Top 5 Virtualization Companies to Watch

Watch this battle unfold. The virtualization wars are just getting started. One of the biggest IT buzz words of the few years, ‘virtualization‘ has brought incredible promise to the world of information technology. The transition from physical to virtual servers leads to better flexibility. And as a added benefit, virtualization lets you fully utilize your hardware with better resource management.

Many companies actually increase their power consumption when they virtualize. And virtual servers combined with a SAN allow for improved protection against disasters. So it is not a surprise why Microsoft, Citrix and VMware — they all want a bite of virtualization market!

Let it be server virtualization, desktop virtualization, private cloud computing or virtualization management; companies like Citrix, VMware and Microsoft are battling to survive the ‘intense customer pressure’. But at this point, everybody knows virtualization isn’t just about Citrix XenServer VDI, VMware vCenter, VMware ESX or Microsoft VDI anymore. There are so many emerging companies that look very promising in the virtualization frontier. These top 5 emerging virtualization vendors have the potential to deliver the best virtualization software solutions on the market today.

These virtualization vendors (companies) were selected based on the overall effectiveness of their solutions in addressing enterprise challenges in the areas of desktop management, I/O processing bottlenecks, unwieldy file storage, virtual server management and disaster recovery. So here goes the list of top 5 virtualization companies to watch in 2011!

1. Amazon EC2:

Amazon Elastic Compute Cloud (Amazon EC2) is a web service that provides resizable compute capacity in the cloud. It is designed to make web-scale computing easier for developers. Amazon’s EC2 is the industry standard virtualization platform. Ubuntu’s Cloud Server supports seamless integration with Amazon’s services. EngineYard’s Ruby application services leverage Amazon’s cloud as well. Using EC2 you can very quickly provision yourself a server, meeting your personal requirements, use it for a period of time you determine, and then remove it, drastically cutting down on the costs and complexities of building your own server or purchasing dedicated server resources.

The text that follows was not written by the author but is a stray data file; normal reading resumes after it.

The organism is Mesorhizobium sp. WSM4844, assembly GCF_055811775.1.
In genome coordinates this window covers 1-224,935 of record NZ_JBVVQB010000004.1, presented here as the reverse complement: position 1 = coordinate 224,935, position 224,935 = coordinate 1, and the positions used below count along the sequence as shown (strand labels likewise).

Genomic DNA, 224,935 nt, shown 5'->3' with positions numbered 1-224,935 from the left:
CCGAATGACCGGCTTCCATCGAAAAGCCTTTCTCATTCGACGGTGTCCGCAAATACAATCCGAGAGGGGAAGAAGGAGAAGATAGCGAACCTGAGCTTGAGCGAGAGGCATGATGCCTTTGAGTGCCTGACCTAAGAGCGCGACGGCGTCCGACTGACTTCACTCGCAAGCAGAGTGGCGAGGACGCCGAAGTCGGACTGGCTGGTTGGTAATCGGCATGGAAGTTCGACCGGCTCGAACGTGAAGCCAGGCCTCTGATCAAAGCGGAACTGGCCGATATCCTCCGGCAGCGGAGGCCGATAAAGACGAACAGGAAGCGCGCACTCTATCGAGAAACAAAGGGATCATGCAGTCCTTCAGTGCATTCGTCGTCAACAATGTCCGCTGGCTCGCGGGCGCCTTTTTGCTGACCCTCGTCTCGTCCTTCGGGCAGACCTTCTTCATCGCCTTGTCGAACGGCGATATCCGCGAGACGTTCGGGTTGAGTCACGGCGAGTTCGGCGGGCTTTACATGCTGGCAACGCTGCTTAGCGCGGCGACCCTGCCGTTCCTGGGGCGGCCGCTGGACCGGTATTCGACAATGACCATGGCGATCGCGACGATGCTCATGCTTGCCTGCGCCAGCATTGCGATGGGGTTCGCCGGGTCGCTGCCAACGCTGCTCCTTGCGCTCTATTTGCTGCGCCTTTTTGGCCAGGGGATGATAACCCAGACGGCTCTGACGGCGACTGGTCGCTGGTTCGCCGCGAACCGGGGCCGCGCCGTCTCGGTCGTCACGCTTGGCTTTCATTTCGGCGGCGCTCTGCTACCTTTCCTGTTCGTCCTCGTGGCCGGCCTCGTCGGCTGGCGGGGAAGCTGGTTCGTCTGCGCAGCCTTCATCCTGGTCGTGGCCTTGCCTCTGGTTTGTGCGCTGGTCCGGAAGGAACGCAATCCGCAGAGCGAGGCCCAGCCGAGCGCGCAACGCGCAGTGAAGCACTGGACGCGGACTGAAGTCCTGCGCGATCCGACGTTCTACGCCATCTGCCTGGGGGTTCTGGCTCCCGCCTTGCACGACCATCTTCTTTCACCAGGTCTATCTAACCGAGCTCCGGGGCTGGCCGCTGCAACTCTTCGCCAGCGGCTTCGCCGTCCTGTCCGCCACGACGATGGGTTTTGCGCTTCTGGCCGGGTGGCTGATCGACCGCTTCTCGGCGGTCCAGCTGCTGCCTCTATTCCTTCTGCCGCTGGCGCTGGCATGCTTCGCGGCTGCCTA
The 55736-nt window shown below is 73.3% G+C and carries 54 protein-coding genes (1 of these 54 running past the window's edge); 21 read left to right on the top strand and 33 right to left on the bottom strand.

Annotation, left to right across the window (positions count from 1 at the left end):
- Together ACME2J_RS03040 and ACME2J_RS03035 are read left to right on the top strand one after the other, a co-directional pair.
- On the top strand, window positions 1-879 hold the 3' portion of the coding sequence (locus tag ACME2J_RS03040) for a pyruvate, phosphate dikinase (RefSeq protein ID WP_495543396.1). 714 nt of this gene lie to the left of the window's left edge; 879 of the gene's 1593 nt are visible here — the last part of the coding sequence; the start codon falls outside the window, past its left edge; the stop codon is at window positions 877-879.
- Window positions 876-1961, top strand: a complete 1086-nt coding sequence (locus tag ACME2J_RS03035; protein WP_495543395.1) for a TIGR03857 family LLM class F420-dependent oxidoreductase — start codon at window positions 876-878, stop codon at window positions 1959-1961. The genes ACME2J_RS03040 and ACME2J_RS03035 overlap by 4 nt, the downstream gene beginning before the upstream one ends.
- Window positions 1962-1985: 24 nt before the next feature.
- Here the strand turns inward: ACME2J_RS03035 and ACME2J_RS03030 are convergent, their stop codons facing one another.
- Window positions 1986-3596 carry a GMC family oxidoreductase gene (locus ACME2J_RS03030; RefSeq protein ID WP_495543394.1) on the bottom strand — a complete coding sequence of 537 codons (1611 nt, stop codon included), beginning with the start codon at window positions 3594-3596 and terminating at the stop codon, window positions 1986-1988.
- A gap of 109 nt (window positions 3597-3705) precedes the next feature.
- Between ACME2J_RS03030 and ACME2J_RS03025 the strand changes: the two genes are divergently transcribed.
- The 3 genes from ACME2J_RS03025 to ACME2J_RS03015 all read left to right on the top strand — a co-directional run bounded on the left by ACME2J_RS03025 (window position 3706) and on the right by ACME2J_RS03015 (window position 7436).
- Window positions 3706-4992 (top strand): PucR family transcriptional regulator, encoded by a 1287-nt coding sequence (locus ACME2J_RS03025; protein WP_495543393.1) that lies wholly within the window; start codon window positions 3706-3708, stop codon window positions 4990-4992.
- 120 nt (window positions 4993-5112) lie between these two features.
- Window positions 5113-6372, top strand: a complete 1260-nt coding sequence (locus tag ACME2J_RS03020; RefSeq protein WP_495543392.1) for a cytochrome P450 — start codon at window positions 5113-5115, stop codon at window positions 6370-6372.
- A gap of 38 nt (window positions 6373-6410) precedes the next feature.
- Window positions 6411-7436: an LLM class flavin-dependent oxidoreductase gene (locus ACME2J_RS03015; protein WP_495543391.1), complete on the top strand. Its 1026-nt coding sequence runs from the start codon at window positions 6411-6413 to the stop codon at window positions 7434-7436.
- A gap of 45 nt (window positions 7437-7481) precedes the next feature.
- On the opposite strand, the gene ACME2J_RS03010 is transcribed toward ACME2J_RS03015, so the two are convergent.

2. V-8000 Virtual I/O Server appliance

The V-8000 Virtual I/O Server appliance, from 3Leaf Systems, aims at virtualizing I/O subsystems for large pools of servers, bringing mainframe-class availability and resiliency to x86 commodity systems. I/O bottlenecks are a major pain point in large, virtualized server environments and it’s definitely a problem to scale up lots of virtual machines on a cluster and not be able to scale up the I/O at the same time. 3Leaf is aimed at addressing this.

3. KVM [Kernel-based Virtual Machines]:

Kernel-based Virtual Machines are gaining popularity amongst those who are interested in virtualized desktop infrastructure or VDI. KVM is owned and developed by Qumranet–which is now owned by Red Hat. KVM is efficient and super fast which is why it’s being widely considered for VDI. Many cloud computing companies are also using it for its commercial offerings.

4. VirtualLogix VLX™

Virtualization and mobility are exploding in the IT market, and VirtualLogix is poised to have a bite of both these technologies. VLX, delivers virtualization technology that enables multiple operating systems and application software solutions to co-exist and function seamlessly in a real-time environment critical for connected mobile devices today.

By creating operating system and hardware platform independence, as well as enhanced device security and improved performance for multimedia and gaming applications, VLX is a key enabler of the latest ARM-based consumer devices. VLX solves fundamental challenges by allowing re-use of proven wireless software with the latest high-level operating systems, thus reducing overall development issues and costs by lessening requirements for retesting and recertification.

5. Parallels

Parallels uses its open source OpenVZ project for its commercial hosting product for Linux virtual private servers. High density and low cost are the two keywords you’ll hear when experiencing a Parallels-based hosting solution. Parallels brings the power of virtualization to the masses at a reasonable cost. Products such as Parallels Desktop (and VMware Fusion) are also helping drive Mac adoption in the enterprise. Parallels has also developed a containerized Windows platform to maximize the number of Windows hosts for a given amount of hardware.

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